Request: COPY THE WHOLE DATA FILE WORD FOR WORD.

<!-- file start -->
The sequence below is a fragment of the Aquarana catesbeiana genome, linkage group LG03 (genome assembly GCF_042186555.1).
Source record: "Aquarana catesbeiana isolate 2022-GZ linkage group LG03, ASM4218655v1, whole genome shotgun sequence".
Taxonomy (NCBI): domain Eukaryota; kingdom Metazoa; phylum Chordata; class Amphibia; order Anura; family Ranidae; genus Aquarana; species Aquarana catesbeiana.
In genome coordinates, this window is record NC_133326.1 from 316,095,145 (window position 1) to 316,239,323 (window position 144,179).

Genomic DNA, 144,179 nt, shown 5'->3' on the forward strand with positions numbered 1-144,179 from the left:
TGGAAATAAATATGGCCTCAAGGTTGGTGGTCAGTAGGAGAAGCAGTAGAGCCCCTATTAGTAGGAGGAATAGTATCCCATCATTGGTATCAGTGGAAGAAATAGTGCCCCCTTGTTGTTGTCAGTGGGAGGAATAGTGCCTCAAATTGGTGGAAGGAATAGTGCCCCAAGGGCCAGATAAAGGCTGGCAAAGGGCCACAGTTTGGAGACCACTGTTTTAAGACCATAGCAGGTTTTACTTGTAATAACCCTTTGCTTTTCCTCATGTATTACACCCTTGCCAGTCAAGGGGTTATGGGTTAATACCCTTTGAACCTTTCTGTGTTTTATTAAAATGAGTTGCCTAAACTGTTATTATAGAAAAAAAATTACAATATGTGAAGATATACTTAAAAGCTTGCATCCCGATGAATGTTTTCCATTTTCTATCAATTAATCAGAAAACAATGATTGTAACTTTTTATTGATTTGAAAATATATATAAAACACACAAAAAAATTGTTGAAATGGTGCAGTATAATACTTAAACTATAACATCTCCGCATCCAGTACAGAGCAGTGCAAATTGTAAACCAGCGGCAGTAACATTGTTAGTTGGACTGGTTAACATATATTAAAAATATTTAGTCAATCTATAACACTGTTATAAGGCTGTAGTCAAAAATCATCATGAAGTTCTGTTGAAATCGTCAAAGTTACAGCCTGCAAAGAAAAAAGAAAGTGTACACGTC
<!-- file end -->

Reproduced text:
The sequence below is a fragment of the Aquarana catesbeiana genome, linkage group LG03 (genome assembly GCF_042186555.1).
Source record: "Aquarana catesbeiana isolate 2022-GZ linkage group LG03, ASM4218655v1, whole genome shotgun sequence".
Taxonomy (NCBI): domain Eukaryota; kingdom Metazoa; phylum Chordata; class Amphibia; order Anura; family Ranidae; genus Aquarana; species Aquarana catesbeiana.
In genome coordinates, this window is record NC_133326.1 from 316,095,145 (window position 1) to 316,239,323 (window position 144,179).

Genomic DNA, 144,179 nt, shown 5'->3' on the forward strand with positions numbered 1-144,179 from the left:
TGGAAATAAATATGGCCTCAAGGTTGGTGGTCAGTAGGAGAAGCAGTAGAGCCCCTATTAGTAGGAGGAATAGTATCCCATCATTGGTATCAGTGGAAGAAATAGTGCCCCCTTGTTGTTGTCAGTGGGAGGAATAGTGCCTCAAATTGGTGGAAGGAATAGTGCCCCAAGGGCCAGATAAAGGCTGGCAAAGGGCCACAGTTTGGAGACCACTGTTTTAAGACCATAGCAGGTTTTACTTGTAATAACCCTTTGCTTTTCCTCATGTATTACACCCTTGCCAGTCAAGGGGTTATGGGTTAATACCCTTTGAACCTTTCTGTGTTTTATTAAAATGAGTTGCCTAAACTGTTATTATAGAAAAAAAATTACAATATGTGAAGATATACTTAAAAGCTTGCATCCCGATGAATGTTTTCCATTTTCTATCAATTAATCAGAAAACAATGATTGTAACTTTTTATTGATTTGAAAATATATATAAAACACACAAAAAAATTGTTGAAATGGTGCAGTATAATACTTAAACTATAACATCTCCGCATCCAGTACAGAGCAGTGCAAATTGTAAACCAGCGGCAGTAACATTGTTAGTTGGACTGGTTAACATATATTAAAAATATTTAGTCAATCTATAACACTGTTATAAGGCTGTAGTCAAAAATCATCATGAAGTTCTGTTGAAATCGTCAAAGTTACAGCCTGCAAAGAAAAAAGAAAGTGTACACGTC